Six Mood-Boosting Snacks To Keep Close When You’re Feeling At Your Lowest
Dr. Ashley Margeson
Feeling low? I always ask myself when the last time I ate was. And while 9 times out of 10 my mid-afternoon crash is because I didn’t eat enough at lunch; I try to focus on reaching for something that will feed my brain long term (and not just that sugary, high calorie treat that only lasts for so long!)
I keep an arsenal of these foods littered in the office lunchroom and in my desk so that I can grab a quick bite when I need it, and here are six of my favourites.
Nuts & Seeds
One of my favourite easy snacks, they provide tryptophan, an amino acid responsible for producing mood-boosting serotonin. Almonds, cashews, peanuts, and walnuts, as well as pumpkin, sesame, and sunflower seeds, are excellent sources. Moreover, nuts and seeds are a large component of both the MIND and Mediterranean diets, which may support a healthy brain. Each of these diets promotes fresh, whole foods and limits your intake of processed items. AND a 10-year study in 15,980 people linked moderate nut intake to a 23% lower risk of depression.
Chocolate is rich in many mood-boosting compounds. Its sugar may improve mood since it’s a quick source of fuel for your brain. And it may release a cascade of feel-good compounds, such as caffeine, theobromine, and N-acylethanolamine — a substance chemically similar to cannabinoids that has been linked to improved mood.
Fermented foods, which include kimchi, yogurt, kefir, kombucha, and sauerkraut, may improve gut health and mood. The fermentation process allows live bacteria to thrive in foods that are then able to convert sugars into alcohol and acids. These healthy amounts of bacteria then help contribute to the production of serotonin in our guts.
Serotonin is a neurotransmitter that affects many facets of human behavior, such as mood, stress response, appetite, and sexual drive. Not to mention that research is becoming very strong in showing that people with a healthy gut biota experience lower rates of depression.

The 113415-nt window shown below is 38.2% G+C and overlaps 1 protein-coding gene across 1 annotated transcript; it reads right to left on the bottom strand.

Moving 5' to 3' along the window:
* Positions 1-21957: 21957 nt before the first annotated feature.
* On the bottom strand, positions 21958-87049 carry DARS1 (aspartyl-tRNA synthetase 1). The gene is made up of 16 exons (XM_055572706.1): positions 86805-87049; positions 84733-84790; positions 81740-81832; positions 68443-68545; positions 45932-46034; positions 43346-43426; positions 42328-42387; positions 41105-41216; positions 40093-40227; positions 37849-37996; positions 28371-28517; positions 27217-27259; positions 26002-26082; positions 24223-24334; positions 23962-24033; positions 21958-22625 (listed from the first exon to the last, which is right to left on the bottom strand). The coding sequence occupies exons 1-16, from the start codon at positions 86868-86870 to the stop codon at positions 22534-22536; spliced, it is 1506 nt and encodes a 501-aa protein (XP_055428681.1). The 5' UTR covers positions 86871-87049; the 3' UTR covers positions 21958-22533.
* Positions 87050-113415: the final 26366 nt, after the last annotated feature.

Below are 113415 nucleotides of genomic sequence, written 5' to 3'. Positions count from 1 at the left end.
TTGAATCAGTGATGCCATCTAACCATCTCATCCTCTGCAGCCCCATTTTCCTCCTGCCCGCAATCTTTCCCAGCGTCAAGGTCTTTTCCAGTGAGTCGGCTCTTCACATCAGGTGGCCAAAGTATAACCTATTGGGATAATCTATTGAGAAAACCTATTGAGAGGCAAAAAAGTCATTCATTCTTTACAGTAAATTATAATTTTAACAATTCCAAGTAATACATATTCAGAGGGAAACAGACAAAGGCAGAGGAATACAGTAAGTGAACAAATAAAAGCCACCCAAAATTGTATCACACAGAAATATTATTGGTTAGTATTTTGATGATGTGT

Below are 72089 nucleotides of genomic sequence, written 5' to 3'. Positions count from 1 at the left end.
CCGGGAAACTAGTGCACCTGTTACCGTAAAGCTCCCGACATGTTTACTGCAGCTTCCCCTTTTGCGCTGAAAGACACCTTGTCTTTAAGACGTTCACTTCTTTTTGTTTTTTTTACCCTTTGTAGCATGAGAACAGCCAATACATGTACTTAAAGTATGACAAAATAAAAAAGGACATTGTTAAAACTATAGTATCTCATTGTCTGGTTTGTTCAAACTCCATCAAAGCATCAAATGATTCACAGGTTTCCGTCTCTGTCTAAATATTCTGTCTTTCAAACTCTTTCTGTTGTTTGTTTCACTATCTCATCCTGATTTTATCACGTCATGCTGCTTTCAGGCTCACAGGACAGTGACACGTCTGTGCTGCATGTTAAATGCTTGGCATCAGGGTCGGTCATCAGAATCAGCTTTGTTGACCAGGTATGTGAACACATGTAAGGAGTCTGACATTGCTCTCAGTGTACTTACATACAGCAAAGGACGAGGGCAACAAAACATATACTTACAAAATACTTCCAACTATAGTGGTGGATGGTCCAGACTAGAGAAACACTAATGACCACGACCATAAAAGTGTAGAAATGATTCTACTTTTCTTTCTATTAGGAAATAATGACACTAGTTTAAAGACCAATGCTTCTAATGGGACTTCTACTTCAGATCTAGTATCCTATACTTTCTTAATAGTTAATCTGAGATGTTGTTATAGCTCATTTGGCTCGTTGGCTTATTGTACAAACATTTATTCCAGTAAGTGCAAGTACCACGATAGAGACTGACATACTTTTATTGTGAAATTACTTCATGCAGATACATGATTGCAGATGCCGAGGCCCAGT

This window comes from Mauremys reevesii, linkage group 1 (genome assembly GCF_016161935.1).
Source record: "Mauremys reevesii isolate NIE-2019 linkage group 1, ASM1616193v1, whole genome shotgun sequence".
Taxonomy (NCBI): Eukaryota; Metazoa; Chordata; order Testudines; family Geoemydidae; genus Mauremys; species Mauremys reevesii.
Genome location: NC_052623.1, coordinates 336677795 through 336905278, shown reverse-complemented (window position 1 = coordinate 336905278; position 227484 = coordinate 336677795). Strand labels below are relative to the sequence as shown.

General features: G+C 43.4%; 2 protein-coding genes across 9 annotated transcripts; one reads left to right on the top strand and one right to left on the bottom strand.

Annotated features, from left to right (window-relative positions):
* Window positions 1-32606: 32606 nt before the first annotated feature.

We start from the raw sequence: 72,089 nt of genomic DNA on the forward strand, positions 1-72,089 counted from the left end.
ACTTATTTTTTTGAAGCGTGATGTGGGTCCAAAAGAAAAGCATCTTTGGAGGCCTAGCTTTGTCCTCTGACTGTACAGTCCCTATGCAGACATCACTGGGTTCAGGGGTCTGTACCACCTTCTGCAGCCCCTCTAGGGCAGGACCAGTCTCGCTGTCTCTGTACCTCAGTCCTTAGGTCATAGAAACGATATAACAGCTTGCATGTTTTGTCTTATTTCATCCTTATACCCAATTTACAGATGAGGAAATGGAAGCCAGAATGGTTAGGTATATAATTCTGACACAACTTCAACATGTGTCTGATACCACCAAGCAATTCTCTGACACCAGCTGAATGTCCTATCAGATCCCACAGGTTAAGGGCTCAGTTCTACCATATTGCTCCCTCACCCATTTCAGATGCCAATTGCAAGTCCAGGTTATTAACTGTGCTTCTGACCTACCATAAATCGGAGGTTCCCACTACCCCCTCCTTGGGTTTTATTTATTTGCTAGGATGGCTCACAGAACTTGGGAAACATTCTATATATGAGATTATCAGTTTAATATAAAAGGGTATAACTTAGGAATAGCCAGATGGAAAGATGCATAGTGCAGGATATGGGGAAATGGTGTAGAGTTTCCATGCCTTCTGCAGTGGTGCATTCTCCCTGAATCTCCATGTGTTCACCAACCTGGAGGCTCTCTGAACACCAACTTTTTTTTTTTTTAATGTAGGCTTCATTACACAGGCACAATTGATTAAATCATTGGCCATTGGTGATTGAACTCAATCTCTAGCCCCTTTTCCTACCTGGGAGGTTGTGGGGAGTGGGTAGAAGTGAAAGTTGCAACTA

A fatty fish that is filled with mood boosters: it contains sky-high levels of Vitamin B12, as well as omega-3s, selenium, protein, Vitamin D and choline.
Mash them up with lemon, parsley and sea salt or make a veggie + sardine hash.
Interestingly enough, eating more fruits and vegetables is linked to lower rates of depression. Although the mechanism isn’t clear, a diet rich in antioxidants may help manage inflammation associated with depression and other mood disorders.
Berries pack a wide range of antioxidants and phenolic compounds, which play a key role in combatting oxidative stress — an imbalance of harmful compounds in your body. They’re also particularly high in anthocyanins, a pigment that gives certain berries their purple-blue color. One study associated a diet rich in anthocyanins with a 39% lower risk of depression symptoms. Definitely easy to keep around!
I love these little things in a simple chia seed pudding. Topped with berries and some pumpkin seeds it’s the best mid-afternoon pick me up. Chia seeds are a plant-based source of omega-3 fatty acids, and they contain a wealth of additional nutrients like protein, fibre, calcium and iron. This mood boosting food is also a good source of magnesium, nature’s relaxant mineral, and it can help reduce stress and anxiety.
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